Population health studies lead to our being able to provide improved access to care. And when patients receive care when they need it, instead of later during emergency conditions because of neglect (such as because patients lacked health insurance and use emergency rooms instead of a primary care physician), less stress is placed on these vital services.

A focus on population health also promotes better patient engagement. You can expect to see patients feeling empowered so that they can better manage their own health.

Risk Stratification Is a Necessity

Risk stratification involves dividing patients into separate groups which the providers divide them into according to details such as their medical history, overall lifestyle, and their current health signs, as noted by a report from HIT Consultant.

Risk stratification is seen as necessary for the following reasons:

It helps providers predict risks of illness in different groups of patients. Those groups that grow sicker instead of improving their health can be singled out for special attention.

Identifying patient-specific risk factors will help doctors come up with individualized, custom-made care plans instead of resorting to a less effective cookie-cutter approach.

With the risks more clearly defined by groups, medical care providers can better understand their patient population and therefore determine how to best allocate their resources, from staffing to medications and equipment that must be kept on hand for that particular group.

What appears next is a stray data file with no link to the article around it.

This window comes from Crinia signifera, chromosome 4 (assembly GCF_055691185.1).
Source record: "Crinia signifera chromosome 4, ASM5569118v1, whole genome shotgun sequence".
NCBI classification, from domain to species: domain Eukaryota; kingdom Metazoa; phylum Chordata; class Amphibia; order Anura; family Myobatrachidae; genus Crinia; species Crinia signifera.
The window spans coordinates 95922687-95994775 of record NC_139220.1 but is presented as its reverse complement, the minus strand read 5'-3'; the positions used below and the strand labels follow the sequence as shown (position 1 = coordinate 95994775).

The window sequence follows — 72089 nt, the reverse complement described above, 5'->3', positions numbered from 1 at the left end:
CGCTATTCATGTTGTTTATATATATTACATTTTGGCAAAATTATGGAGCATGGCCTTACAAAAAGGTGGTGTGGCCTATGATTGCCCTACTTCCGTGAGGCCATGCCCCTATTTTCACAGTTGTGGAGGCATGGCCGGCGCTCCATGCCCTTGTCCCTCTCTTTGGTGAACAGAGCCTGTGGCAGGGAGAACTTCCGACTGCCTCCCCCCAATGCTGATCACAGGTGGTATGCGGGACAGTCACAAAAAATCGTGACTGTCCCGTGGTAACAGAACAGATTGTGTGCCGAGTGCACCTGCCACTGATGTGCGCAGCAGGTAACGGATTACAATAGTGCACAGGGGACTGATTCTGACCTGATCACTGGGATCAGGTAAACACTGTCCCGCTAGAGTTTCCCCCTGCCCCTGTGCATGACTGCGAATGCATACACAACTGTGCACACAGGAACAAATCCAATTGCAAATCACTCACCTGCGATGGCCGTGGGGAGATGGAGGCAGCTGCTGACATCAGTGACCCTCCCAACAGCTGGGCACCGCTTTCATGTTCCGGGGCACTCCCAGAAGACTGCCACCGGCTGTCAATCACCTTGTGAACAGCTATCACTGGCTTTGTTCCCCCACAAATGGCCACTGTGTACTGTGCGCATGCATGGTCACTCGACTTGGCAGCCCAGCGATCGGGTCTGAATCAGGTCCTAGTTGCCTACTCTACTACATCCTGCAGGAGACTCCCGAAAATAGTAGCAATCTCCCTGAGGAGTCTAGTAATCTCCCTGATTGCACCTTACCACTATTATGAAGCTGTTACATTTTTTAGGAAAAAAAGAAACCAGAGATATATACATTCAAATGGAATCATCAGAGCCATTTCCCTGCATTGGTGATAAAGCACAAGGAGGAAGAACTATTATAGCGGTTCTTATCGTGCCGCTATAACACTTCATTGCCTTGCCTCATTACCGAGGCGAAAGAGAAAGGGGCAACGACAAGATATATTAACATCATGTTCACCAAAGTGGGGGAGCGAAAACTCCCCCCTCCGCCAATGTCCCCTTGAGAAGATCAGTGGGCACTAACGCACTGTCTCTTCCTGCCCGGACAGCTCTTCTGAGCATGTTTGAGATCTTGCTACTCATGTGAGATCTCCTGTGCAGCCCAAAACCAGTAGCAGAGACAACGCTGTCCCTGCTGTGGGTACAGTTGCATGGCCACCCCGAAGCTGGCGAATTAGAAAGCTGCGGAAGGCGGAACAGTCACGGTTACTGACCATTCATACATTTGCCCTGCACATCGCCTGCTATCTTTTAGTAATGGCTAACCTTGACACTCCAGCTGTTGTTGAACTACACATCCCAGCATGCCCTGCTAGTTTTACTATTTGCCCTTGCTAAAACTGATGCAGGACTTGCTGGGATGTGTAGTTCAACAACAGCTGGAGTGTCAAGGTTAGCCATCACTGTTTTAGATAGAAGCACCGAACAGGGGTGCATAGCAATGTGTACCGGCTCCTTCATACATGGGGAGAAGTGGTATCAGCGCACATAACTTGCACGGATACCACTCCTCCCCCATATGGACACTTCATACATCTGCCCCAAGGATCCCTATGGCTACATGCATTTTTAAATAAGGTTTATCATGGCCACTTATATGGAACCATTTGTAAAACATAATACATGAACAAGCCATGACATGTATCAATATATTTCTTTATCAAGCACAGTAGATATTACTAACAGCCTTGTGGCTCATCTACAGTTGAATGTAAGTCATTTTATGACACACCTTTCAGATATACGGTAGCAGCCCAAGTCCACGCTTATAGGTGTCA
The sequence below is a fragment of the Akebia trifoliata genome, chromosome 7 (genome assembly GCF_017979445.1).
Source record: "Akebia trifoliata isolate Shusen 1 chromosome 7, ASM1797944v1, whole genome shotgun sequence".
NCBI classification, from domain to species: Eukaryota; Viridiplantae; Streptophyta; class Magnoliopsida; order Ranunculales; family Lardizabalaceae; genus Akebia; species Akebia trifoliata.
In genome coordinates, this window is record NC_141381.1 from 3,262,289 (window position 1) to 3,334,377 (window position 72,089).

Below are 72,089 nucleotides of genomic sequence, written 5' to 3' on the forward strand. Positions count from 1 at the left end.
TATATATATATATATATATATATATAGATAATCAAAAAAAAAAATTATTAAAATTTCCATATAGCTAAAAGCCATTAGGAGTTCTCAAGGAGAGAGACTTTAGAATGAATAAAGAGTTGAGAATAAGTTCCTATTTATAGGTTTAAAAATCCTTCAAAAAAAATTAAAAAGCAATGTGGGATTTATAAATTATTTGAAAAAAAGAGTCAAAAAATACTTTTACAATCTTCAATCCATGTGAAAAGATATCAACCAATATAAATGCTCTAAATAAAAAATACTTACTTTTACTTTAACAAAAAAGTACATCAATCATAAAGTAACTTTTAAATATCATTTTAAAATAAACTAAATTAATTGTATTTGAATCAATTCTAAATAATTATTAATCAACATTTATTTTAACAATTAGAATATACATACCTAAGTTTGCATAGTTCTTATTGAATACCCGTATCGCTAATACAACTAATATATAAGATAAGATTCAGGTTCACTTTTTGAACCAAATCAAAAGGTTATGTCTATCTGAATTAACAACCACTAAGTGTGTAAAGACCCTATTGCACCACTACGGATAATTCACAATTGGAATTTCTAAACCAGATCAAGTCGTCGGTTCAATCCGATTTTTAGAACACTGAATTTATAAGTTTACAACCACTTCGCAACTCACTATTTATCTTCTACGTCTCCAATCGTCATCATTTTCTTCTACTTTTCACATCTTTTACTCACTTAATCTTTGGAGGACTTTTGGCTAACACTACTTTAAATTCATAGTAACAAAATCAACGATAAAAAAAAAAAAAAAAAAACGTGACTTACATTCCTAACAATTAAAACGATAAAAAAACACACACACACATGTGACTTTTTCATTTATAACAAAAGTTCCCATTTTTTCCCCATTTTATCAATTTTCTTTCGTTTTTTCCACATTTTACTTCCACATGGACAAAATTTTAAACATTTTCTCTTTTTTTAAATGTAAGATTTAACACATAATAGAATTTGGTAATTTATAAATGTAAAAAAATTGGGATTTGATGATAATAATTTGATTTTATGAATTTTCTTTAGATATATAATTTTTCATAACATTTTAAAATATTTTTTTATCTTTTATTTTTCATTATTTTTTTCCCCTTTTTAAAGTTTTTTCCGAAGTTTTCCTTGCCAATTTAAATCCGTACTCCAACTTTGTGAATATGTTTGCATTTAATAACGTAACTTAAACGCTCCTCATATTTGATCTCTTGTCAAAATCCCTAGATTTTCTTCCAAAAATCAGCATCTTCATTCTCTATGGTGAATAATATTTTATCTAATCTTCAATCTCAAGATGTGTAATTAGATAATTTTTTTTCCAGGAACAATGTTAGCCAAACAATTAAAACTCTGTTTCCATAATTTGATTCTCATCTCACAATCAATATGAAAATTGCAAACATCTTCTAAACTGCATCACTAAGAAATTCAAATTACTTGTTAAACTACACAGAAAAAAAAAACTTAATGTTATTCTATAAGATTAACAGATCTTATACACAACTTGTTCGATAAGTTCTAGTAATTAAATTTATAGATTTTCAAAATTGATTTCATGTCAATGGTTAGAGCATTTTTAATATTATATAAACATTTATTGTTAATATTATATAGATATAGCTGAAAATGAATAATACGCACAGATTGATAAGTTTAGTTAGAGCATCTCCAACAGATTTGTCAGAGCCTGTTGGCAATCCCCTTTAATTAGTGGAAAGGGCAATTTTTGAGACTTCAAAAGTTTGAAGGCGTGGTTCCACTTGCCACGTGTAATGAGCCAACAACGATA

Healthcare Technology Can’t Do it All

It’s tempting for us to rely on our technology, including computers and software systems to take care of much of the drudgery of our daily work requirements. But you should keep in mind that all our healthcare technology cannot replace people and their informed judgment and combined experience treating members of the public.

While a sophisticated EHR system can be instrumental in helping staff members record and save patient data, it cannot yet make informed decisions or develop any form of custom care regimens based on population data and emerging trends identified by statisticians. This process is in fact still manual and needs to be done by a physician or doctor.